Circle of Confusion

Discussion in 'Digital Photography' started by Donald Gray, Jul 3, 2004.

  1. Donald Gray

    Donald Gray Guest

    I saw this being discussed in an earlier thread...

    FWIW, here are my thoughts on it..

    When I studied photography in an other life time, (50 years ago, so my
    memory ain't so good these days), I under stood that the CoC was not a
    fixed size but varied according to the viewing distance and actuity of
    the viewers eyes.

    I seem to remember ...

    .... The CoC is the point when dot or object can no longer be
    detected/defined by the eye because of the distance of the eye to the
    object/dot. It becomes a 'circle of a confused' image in the eye. When
    applied to a lens and film (or digital), I guess it is the smallest
    dot that the combination of quality of glass (actuity) and the
    resolution (grain or pixel) that the image of the dot/object falls
    upon.

    .... The smallest dot that can be detected by the eye with 'average,
    normal' eye sight, the CoC on white paper, under average lighting
    conditions could be expressed as 1/500 of an inch when viewed from 36
    inches.

    So, a dot 3 inches in diameter on a white sheet is huge when viewed
    from 3 feet but when viewed from several hundred yards (metres) away,
    the do cannot be resolved by the unaided human eye.

    my tuppence worth...

    The other definition of the "Circle of Confusion" is what politician
    run all day....
    --
    Donald Gray
    Putting ODCOMBE on the Global Village Map!
    www.odcombe.demon.co.uk
    You do not have to email me, but if you wish to...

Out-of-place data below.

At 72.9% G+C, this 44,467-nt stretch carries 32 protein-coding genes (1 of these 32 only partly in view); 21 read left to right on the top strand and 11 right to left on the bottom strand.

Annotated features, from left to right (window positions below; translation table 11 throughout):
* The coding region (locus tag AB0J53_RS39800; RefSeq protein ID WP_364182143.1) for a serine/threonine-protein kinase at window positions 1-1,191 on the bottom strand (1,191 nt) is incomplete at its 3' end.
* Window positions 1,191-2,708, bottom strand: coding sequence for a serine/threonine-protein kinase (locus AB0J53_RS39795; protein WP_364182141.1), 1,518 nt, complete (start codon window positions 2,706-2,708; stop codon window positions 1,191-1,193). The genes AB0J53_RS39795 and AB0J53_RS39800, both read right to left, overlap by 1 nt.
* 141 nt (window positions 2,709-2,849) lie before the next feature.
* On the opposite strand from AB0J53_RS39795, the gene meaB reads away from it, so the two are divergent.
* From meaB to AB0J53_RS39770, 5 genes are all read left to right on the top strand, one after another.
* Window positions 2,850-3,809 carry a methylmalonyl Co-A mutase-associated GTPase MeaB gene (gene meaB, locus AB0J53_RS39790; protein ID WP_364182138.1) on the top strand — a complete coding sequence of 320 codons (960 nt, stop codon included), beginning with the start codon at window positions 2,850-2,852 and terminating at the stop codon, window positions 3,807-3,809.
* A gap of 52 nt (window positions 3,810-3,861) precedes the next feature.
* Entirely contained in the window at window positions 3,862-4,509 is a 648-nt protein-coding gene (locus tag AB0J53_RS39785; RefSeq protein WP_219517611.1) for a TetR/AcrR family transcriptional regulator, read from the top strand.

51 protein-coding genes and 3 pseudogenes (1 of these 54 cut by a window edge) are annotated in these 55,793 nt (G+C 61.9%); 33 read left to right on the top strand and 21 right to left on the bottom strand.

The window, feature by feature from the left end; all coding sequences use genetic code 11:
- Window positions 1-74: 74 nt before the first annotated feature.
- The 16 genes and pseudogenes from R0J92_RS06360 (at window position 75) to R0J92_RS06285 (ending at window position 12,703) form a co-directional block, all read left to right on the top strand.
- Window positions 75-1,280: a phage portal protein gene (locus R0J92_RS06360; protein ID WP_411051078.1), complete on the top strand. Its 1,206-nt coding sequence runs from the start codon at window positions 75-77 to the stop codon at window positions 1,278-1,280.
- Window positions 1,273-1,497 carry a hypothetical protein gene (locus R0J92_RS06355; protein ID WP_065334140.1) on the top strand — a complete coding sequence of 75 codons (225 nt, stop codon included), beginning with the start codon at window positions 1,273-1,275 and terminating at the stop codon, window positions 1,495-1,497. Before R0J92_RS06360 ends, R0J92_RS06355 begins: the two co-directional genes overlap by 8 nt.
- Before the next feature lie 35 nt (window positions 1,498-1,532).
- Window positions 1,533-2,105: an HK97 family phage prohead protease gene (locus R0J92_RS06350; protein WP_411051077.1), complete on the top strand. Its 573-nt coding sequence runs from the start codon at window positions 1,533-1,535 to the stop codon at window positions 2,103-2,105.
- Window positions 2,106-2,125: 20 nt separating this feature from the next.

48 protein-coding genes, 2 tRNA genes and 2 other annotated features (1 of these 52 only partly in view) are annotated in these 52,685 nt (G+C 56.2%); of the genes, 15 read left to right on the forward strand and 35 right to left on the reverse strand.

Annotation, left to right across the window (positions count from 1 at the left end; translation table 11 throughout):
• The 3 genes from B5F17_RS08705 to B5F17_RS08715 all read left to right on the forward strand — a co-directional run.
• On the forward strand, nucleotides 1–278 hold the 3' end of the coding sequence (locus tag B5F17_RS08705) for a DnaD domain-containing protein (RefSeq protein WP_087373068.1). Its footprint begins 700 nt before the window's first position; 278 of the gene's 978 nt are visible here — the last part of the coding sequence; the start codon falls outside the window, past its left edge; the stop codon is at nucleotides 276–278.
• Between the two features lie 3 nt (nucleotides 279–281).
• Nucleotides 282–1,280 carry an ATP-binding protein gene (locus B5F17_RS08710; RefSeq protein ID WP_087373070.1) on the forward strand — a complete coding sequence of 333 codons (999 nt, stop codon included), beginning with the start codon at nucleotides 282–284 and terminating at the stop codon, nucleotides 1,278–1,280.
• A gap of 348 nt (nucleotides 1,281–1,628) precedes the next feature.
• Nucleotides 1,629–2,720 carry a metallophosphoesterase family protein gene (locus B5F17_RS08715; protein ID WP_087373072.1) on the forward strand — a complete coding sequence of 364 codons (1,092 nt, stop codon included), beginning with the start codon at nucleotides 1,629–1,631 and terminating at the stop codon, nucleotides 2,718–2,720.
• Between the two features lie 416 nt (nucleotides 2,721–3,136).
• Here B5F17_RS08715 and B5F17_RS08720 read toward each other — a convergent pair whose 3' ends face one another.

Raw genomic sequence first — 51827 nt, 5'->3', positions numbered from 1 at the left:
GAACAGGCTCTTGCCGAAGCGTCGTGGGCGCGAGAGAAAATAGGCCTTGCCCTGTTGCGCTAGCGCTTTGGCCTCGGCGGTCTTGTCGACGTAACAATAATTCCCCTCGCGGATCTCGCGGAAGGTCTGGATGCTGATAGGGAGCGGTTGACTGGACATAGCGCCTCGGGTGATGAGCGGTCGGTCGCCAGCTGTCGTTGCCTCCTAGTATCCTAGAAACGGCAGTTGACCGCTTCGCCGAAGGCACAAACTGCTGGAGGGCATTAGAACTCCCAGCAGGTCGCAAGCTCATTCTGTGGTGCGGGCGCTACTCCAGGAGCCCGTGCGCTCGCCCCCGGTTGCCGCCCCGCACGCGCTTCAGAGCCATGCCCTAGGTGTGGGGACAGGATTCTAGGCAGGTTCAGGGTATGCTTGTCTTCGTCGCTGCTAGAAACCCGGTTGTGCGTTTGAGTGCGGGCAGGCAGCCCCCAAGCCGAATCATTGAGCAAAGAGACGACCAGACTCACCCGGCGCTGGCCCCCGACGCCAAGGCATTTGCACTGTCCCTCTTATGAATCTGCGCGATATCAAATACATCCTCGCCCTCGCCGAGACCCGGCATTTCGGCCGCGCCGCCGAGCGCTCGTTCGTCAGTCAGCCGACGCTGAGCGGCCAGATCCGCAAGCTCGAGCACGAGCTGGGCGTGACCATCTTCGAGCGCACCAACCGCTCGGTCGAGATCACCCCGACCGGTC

Please remove the SafetyPin from my email address first
    Thanks
     
    Donald Gray, Jul 3, 2004
    #1
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  2. Donald Gray <> wrote in
    news::

    > I saw this being discussed in an earlier thread...
    >
    > FWIW, here are my thoughts on it..
    >
    > When I studied photography in an other life time, (50 years ago, so my
    > memory ain't so good these days), I under stood that the CoC was not a
    > fixed size but varied according to the viewing distance and actuity of
    > the viewers eyes.
    >
    > I seem to remember ...
    >
    > ... The CoC is the point when dot or object can no longer be
    > detected/defined by the eye because of the distance of the eye to the
    > object/dot. It becomes a 'circle of a confused' image in the eye. When
    > applied to a lens and film (or digital), I guess it is the smallest
    > dot that the combination of quality of glass (actuity) and the
    > resolution (grain or pixel) that the image of the dot/object falls
    > upon.
    >
    > ... The smallest dot that can be detected by the eye with 'average,
    > normal' eye sight, the CoC on white paper, under average lighting
    > conditions could be expressed as 1/500 of an inch when viewed from 36
    > inches.
    >
    > So, a dot 3 inches in diameter on a white sheet is huge when viewed
    > from 3 feet but when viewed from several hundred yards (metres) away,
    > the do cannot be resolved by the unaided human eye.
    >
    > my tuppence worth...


    Okay, to clarify a little:

    A "Circle of Confusion" is basically an artifact of focusing light
    through a lens. When a lens focuses onto a surface, such as film or a
    digital sensor, it is converging the light exiting the lens from a cone
    down to a point. The point is supposedly the area of perfect focus, but
    there really is no such thing. Part of the reason is, different portions of
    a lens have different affects, and different wavelengths of light (colors)